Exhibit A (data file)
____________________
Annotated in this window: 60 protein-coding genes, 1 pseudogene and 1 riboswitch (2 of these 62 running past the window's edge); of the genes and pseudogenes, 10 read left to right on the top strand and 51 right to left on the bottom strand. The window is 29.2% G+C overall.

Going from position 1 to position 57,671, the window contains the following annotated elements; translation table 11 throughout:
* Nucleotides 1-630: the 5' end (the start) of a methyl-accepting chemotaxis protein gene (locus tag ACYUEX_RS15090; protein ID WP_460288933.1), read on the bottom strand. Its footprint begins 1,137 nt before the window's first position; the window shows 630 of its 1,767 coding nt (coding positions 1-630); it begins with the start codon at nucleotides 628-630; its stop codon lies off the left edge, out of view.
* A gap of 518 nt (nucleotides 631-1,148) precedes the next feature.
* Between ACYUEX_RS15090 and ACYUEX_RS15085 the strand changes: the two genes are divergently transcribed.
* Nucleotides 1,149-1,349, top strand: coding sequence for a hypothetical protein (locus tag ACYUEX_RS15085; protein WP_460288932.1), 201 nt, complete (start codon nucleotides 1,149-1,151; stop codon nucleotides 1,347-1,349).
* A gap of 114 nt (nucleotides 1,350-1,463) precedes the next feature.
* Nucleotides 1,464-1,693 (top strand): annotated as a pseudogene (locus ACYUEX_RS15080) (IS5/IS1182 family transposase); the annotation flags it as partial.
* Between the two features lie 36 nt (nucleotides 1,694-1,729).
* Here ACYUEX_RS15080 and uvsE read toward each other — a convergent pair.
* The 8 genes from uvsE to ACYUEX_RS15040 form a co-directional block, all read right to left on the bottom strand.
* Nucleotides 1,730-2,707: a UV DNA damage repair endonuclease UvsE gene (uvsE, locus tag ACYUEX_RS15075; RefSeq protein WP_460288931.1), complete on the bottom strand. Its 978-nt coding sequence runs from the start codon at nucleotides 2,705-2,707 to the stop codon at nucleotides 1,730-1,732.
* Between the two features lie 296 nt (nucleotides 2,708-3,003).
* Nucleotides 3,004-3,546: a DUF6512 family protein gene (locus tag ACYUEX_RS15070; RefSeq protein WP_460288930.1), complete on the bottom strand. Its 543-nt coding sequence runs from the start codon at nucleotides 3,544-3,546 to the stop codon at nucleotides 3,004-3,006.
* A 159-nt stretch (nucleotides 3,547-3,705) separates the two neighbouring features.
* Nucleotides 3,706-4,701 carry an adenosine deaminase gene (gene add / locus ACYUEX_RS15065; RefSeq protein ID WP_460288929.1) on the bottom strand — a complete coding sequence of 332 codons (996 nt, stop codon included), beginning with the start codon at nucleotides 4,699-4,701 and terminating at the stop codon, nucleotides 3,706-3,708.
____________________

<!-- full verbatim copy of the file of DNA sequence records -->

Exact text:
Annotated in this window: 60 protein-coding genes, 1 pseudogene and 1 riboswitch (2 of these 62 running past the window's edge); of the genes and pseudogenes, 10 read left to right on the top strand and 51 right to left on the bottom strand. The window is 29.2% G+C overall.

Going from position 1 to position 57,671, the window contains the following annotated elements; translation table 11 throughout:
* Nucleotides 1-630: the 5' end (the start) of a methyl-accepting chemotaxis protein gene (locus tag ACYUEX_RS15090; protein ID WP_460288933.1), read on the bottom strand. Its footprint begins 1,137 nt before the window's first position; the window shows 630 of its 1,767 coding nt (coding positions 1-630); it begins with the start codon at nucleotides 628-630; its stop codon lies off the left edge, out of view.
* A gap of 518 nt (nucleotides 631-1,148) precedes the next feature.
* Between ACYUEX_RS15090 and ACYUEX_RS15085 the strand changes: the two genes are divergently transcribed.
* Nucleotides 1,149-1,349, top strand: coding sequence for a hypothetical protein (locus tag ACYUEX_RS15085; protein WP_460288932.1), 201 nt, complete (start codon nucleotides 1,149-1,151; stop codon nucleotides 1,347-1,349).
* A gap of 114 nt (nucleotides 1,350-1,463) precedes the next feature.
* Nucleotides 1,464-1,693 (top strand): annotated as a pseudogene (locus ACYUEX_RS15080) (IS5/IS1182 family transposase); the annotation flags it as partial.
* Between the two features lie 36 nt (nucleotides 1,694-1,729).
* Here ACYUEX_RS15080 and uvsE read toward each other — a convergent pair.
* The 8 genes from uvsE to ACYUEX_RS15040 form a co-directional block, all read right to left on the bottom strand.
* Nucleotides 1,730-2,707: a UV DNA damage repair endonuclease UvsE gene (uvsE, locus tag ACYUEX_RS15075; RefSeq protein WP_460288931.1), complete on the bottom strand. Its 978-nt coding sequence runs from the start codon at nucleotides 2,705-2,707 to the stop codon at nucleotides 1,730-1,732.
* Between the two features lie 296 nt (nucleotides 2,708-3,003).
* Nucleotides 3,004-3,546: a DUF6512 family protein gene (locus tag ACYUEX_RS15070; RefSeq protein WP_460288930.1), complete on the bottom strand. Its 543-nt coding sequence runs from the start codon at nucleotides 3,544-3,546 to the stop codon at nucleotides 3,004-3,006.
* A 159-nt stretch (nucleotides 3,547-3,705) separates the two neighbouring features.
* Nucleotides 3,706-4,701 carry an adenosine deaminase gene (gene add / locus ACYUEX_RS15065; RefSeq protein ID WP_460288929.1) on the bottom strand — a complete coding sequence of 332 codons (996 nt, stop codon included), beginning with the start codon at nucleotides 4,699-4,701 and terminating at the stop codon, nucleotides 3,706-3,708.